It’s clear from your recent blog post on your site that you’re not happy with your 10-year ban from cycling. Big surprise.
I’m going to let you in on a little secret: The rest of the world isn’t happy with that ban, either, but for reasons I suppose are very different from yours. You see, we all think you should have gotten a lifetime ban, just like your favorite son, Lance. He earned a lifetime ban and to most of us, your sins were just as great, your guilt just as proven, your responsibility even greater, so your punishment should have been just as high.
Here’s another newsflash (I should mention I have a few more after this one): Your case before WADA regarding your role as the mastermind of the U.S. Postal Service team’s doping program has been as anticlimactic as the news of any of Hollywood’s elite walking out of court-ordered rehab after only a weekend. We all saw it coming, and in that, it was just as unsurprising as your reaction.
That you have been banned from the sport for 10 years isn’t really news. That Michele Ferrari and Dr. Luis Garcia del Moral received lifetime bans for their efforts isn’t really news, either. And what of Dr. Pedro Celaya and Jose Marti’s eight-year bans? Definitely not news.
Were this a movie about your former team, this would be footage you’d run under the credits.
This is why your exhortations about USADA’s lack of jurisdiction over your career are falling on deaf ears. We don’t need anyone to explain the various agreements and bylaws that allow an organization in the United States to sanction a Belgian living in London. There may not be much in cycling we have faith in, but we do at least believe in those sanctions.
You, like Lance, have lost the plot line. The public wanted clean sport and plausible deniability. It’s much the way we want government. We want no corruption and plausible deniability so that we can at least claim we have a working democracy.
What neither you nor Lance seem to understand is that we, the public, recognize you rubbed our noses in your lies. The spell is broken. No matter how thrilling those Tour wins were, that entire era is now, collectively, the ex we can’t be in the room with. As breakups go, this was epic. We don’t want to see Lance on a bike ever again. We don’t want to see you speak into a microphone, anytime, anywhere. If we hear the word “win” come out of your mouth, we’re going to scream. All of us.
Your statement on your blog opens really well. You say, “I do not dispute that there are certain elements of my career that I wish had been different. Nor do I dispute that doping was a fact of life in the peloton for a considerable period of time.”
It’s such a great start. But you don’t go on to tell us what those things you wish were different were. You don’t confess your misdeeds. You don’t admit that you coerced numerous riders who would not otherwise have doped into doping. You don’t confess that you pitted the media against each other. You don’t reveal how you co-opted people into supporting the myth your team was built on.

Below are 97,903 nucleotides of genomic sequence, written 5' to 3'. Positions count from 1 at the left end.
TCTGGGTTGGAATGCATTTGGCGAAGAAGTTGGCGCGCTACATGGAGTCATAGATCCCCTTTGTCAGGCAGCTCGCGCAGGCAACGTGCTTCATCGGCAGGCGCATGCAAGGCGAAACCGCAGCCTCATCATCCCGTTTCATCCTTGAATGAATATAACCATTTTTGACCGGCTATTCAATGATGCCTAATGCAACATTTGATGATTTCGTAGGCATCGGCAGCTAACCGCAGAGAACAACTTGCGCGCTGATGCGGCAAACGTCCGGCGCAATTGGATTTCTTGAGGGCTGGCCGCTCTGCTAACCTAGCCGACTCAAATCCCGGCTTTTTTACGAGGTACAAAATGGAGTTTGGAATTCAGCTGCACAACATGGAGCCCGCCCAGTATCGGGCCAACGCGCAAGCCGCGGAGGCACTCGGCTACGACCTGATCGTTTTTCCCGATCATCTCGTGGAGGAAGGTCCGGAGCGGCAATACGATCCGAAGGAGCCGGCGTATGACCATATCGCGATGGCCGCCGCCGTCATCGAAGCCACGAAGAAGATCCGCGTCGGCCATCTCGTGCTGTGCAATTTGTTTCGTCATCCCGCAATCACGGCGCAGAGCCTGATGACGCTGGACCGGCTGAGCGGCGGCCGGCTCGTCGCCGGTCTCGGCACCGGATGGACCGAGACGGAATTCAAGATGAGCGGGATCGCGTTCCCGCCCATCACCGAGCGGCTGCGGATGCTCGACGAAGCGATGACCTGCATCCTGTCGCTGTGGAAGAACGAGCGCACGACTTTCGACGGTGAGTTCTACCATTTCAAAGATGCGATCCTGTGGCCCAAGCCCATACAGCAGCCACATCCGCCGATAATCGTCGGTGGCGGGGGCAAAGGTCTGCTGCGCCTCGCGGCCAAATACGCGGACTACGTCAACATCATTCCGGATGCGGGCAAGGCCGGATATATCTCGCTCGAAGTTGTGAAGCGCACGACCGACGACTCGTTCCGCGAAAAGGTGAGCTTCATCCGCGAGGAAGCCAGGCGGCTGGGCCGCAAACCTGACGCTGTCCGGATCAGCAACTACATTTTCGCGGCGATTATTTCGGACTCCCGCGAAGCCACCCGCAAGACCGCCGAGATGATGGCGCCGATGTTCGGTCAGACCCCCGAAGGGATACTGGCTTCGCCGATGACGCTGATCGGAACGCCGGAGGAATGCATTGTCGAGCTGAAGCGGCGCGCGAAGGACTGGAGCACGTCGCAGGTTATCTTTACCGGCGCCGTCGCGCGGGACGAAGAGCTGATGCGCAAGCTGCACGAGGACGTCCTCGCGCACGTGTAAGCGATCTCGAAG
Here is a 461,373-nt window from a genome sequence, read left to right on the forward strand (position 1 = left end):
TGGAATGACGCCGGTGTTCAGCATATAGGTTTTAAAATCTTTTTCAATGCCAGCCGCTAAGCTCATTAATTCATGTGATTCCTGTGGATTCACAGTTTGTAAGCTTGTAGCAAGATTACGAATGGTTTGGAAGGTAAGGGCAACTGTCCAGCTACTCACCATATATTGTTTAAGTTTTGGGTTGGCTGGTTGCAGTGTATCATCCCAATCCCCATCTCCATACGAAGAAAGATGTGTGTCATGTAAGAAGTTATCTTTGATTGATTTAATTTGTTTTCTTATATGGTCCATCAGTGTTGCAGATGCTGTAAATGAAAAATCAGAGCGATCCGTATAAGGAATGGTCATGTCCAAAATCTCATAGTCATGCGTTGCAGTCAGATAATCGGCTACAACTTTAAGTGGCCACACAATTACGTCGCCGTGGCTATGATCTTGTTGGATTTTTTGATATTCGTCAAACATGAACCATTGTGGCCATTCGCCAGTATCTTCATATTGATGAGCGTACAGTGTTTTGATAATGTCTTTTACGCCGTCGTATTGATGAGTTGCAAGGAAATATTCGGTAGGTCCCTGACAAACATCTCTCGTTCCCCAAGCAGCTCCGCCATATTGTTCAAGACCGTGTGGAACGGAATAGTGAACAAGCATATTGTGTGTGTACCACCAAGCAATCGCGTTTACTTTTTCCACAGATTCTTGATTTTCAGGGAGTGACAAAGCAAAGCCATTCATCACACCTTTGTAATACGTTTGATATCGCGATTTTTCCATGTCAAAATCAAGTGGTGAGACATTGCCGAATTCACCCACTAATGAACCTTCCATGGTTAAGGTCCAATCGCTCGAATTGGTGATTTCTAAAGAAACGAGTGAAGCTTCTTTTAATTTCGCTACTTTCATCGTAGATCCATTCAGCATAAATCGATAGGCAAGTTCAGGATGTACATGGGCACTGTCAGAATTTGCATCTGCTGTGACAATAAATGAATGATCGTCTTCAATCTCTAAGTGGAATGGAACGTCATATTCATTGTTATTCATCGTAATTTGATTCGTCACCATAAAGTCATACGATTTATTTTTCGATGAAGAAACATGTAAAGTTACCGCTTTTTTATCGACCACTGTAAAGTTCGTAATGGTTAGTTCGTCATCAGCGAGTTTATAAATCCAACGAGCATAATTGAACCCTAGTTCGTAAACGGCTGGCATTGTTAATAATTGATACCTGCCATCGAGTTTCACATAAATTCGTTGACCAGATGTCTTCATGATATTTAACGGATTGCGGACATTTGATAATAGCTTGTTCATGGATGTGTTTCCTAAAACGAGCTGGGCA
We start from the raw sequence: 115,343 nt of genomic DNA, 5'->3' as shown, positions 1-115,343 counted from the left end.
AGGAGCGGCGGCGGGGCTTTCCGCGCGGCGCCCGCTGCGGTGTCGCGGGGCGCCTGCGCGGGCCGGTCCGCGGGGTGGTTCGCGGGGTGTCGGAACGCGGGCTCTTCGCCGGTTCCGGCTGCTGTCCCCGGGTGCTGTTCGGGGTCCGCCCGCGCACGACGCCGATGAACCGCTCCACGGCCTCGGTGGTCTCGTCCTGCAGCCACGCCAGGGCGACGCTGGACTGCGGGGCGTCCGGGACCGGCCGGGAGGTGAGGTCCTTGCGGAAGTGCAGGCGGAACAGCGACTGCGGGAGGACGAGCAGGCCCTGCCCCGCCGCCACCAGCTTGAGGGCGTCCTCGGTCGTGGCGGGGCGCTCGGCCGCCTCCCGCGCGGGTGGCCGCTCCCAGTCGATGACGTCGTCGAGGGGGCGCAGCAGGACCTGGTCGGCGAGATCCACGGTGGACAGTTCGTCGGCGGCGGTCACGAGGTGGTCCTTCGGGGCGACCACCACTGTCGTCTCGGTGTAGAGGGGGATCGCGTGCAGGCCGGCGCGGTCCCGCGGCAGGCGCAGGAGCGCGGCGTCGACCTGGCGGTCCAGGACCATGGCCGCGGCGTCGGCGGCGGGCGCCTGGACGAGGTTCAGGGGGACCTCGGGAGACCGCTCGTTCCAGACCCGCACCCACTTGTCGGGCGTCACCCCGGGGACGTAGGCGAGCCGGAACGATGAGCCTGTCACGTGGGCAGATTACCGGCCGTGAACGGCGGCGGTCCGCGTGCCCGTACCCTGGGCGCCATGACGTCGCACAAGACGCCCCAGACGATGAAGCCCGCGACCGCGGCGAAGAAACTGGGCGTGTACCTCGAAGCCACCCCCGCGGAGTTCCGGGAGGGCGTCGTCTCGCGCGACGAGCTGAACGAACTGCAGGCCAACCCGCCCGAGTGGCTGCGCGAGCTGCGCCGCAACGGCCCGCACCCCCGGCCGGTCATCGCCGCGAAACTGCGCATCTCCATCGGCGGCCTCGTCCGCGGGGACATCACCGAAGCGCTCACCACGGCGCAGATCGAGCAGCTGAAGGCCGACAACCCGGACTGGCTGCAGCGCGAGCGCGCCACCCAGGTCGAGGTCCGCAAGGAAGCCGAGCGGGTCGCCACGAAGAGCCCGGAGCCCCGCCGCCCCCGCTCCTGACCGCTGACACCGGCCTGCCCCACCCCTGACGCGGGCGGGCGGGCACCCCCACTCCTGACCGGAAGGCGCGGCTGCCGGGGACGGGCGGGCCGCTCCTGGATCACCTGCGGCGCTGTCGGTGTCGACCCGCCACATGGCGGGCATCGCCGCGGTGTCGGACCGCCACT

And you continue, “However, a very small minority of us has been used as scapegoats for an entire generation. There is clearly something wrong with a system that allows only six individuals to be punished as retribution for the sins of an era.
Did the US Postal team really operate ‘the most sophisticated, professional and successful doping program that sport has ever seen’? This headline-grabber has helped create a staggering industry of books and movies, but reveals only USADA’s talent for self-aggrandizement.”
Dude, there’s this thing called hyperbole. It’s a handy device for getting a point across. You should check it out. All the cool kids are using it. Whether or not the USPS system was the most sophisticated—or not—is an unanswerable. It stands to reason that if there has been a more sophisticated system, we haven’t learned of it … because it was more sophisticated. But that, as they say, is beside the point.
Which brings us back to you and Lance and your inability to comprehend public sentiment.
Johan, here’s the deal. We don’t care if this was a kangaroo court that dismantled you and your legacy. The truth is out. Despite Phil Liggett and Paul Sherwen calling Tyler Hamilton and Floyd Landis scumbags, their stories have carried the day. And trust us, you’re not scapegoats for an entire generation, you’re just the tip of the iceberg. Whether the CIRC—the UCI’s attempt to do a South African-style truth and reconciliation commission—drills down far enough into the past is a separate matter, but one we will take up with them, not you.
I’m tired of writing about doping, tired of seeing someone cross the finish line and immediately calculating the odds of whether he was clean or not. I’m tired of defenses that continue to play the public for fools.
You should go listen to some Bob Dylan. The times, they are a-changin’. Early this spring I spent a day interviewing a bunch of pros with the Cannondale team. The one truly interesting, truly surprising thing anyone said to me that day came from Ivan Basso. And you know what he said?
“The young pros—they don’t ask about doping anymore.”
Not only does the public want clean sport, even the athletes want it. Your failure to comprehend this most basic of truths is why your 10-year ban was not long enough. Even if you learn that lesson, there is zero chance we will ever trust you again, and that’s why your ban should have been for life.
Image: John Pierce, Photosport International